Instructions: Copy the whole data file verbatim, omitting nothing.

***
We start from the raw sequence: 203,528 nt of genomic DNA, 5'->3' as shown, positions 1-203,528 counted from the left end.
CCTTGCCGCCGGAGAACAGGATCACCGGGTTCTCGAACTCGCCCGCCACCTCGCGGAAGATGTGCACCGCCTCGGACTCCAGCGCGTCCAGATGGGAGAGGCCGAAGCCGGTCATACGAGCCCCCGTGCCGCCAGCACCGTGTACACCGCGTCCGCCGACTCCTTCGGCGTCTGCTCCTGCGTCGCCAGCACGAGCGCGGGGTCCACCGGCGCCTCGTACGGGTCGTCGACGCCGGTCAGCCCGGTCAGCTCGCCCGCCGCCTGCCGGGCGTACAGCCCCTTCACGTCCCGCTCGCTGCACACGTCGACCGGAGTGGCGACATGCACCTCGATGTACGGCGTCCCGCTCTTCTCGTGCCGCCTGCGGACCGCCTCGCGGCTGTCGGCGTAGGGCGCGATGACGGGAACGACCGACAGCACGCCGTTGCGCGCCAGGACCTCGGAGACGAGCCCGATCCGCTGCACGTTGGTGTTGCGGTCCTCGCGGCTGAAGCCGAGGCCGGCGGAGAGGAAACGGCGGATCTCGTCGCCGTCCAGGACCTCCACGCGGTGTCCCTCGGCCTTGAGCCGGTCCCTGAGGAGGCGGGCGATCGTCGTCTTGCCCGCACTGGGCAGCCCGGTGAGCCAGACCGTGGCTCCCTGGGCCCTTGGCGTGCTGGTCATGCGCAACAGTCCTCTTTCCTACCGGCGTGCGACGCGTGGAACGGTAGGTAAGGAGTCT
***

We start from the raw sequence: 203,528 nt of genomic DNA, 5'->3' as shown, positions 1-203,528 counted from the left end.
CCTTGCCGCCGGAGAACAGGATCACCGGGTTCTCGAACTCGCCCGCCACCTCGCGGAAGATGTGCACCGCCTCGGACTCCAGCGCGTCCAGATGGGAGAGGCCGAAGCCGGTCATACGAGCCCCCGTGCCGCCAGCACCGTGTACACCGCGTCCGCCGACTCCTTCGGCGTCTGCTCCTGCGTCGCCAGCACGAGCGCGGGGTCCACCGGCGCCTCGTACGGGTCGTCGACGCCGGTCAGCCCGGTCAGCTCGCCCGCCGCCTGCCGGGCGTACAGCCCCTTCACGTCCCGCTCGCTGCACACGTCGACCGGAGTGGCGACATGCACCTCGATGTACGGCGTCCCGCTCTTCTCGTGCCGCCTGCGGACCGCCTCGCGGCTGTCGGCGTAGGGCGCGATGACGGGAACGACCGACAGCACGCCGTTGCGCGCCAGGACCTCGGAGACGAGCCCGATCCGCTGCACGTTGGTGTTGCGGTCCTCGCGGCTGAAGCCGAGGCCGGCGGAGAGGAAACGGCGGATCTCGTCGCCGTCCAGGACCTCCACGCGGTGTCCCTCGGCCTTGAGCCGGTCCCTGAGGAGGCGGGCGATCGTCGTCTTGCCCGCACTGGGCAGCCCGGTGAGCCAGACCGTGGCTCCCTGGGCCCTTGGCGTGCTGGTCATGCGCAACAGTCCTCTTTCCTACCGGCGTGCGACGCGTGGAACGGTAGGTAAGGAGTCT